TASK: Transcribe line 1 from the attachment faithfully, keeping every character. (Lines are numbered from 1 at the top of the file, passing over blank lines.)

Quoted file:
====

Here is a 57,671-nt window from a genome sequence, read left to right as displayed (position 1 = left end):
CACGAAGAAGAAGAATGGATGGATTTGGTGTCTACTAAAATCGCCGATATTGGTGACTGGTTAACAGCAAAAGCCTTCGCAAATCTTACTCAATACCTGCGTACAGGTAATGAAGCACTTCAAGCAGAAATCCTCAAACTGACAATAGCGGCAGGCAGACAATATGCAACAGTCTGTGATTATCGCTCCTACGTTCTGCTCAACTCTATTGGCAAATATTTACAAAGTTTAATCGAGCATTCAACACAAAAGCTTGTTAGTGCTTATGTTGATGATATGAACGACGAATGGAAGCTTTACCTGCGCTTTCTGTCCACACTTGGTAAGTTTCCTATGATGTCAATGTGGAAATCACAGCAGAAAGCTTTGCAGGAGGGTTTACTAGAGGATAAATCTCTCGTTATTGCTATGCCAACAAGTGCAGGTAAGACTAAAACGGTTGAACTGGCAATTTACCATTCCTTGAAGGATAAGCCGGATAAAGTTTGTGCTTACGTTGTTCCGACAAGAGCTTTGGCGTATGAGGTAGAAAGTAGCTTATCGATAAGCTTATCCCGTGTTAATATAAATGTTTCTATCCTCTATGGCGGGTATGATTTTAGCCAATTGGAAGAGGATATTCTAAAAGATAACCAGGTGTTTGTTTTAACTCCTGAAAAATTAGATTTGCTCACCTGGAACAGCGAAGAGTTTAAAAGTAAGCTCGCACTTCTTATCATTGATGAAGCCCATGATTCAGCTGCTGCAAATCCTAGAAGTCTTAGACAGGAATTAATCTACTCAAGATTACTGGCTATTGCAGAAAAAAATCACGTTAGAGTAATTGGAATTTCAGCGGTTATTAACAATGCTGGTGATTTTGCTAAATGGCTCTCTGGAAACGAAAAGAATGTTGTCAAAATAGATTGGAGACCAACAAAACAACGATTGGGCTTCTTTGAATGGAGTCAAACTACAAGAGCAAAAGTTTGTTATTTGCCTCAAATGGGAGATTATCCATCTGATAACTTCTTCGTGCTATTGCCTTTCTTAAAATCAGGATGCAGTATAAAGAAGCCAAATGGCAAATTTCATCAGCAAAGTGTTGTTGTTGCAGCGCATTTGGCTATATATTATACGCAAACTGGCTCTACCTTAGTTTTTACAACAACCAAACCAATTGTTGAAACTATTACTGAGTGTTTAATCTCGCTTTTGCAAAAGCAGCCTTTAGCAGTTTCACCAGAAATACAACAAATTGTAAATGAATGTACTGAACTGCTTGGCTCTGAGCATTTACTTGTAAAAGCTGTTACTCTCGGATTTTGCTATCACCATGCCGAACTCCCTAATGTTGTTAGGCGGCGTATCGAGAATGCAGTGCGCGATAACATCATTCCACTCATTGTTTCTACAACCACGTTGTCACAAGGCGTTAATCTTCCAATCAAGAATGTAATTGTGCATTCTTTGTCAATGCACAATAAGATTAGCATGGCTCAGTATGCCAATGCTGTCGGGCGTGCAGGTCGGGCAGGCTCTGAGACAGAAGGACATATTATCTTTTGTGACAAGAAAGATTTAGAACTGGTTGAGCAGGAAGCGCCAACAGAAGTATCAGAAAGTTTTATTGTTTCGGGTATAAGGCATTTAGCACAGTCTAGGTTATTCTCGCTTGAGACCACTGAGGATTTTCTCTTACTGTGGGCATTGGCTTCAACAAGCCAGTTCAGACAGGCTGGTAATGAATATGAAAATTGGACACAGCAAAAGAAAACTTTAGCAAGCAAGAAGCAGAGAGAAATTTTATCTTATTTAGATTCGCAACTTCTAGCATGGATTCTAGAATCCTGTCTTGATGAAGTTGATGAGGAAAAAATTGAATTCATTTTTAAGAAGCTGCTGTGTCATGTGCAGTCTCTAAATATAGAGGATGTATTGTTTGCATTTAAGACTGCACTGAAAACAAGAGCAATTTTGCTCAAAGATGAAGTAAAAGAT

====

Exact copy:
Here is a 57,671-nt window from a genome sequence, read left to right as displayed (position 1 = left end):